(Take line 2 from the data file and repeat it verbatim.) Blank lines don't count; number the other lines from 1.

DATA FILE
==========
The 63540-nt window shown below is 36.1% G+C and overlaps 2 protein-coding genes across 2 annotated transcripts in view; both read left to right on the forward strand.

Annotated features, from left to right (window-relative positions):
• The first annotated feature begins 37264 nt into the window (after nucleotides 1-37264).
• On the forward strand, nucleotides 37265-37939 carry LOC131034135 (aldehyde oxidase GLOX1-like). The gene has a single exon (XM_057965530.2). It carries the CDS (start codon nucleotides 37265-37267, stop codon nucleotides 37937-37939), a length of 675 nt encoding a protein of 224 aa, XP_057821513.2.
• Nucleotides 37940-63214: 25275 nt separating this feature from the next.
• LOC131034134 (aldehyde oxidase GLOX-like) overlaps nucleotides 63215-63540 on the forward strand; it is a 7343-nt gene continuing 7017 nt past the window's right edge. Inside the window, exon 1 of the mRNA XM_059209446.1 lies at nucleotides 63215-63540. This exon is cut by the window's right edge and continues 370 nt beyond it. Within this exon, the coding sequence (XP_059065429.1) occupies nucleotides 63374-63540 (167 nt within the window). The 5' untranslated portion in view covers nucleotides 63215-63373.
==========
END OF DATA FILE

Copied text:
Annotated features, from left to right (window-relative positions):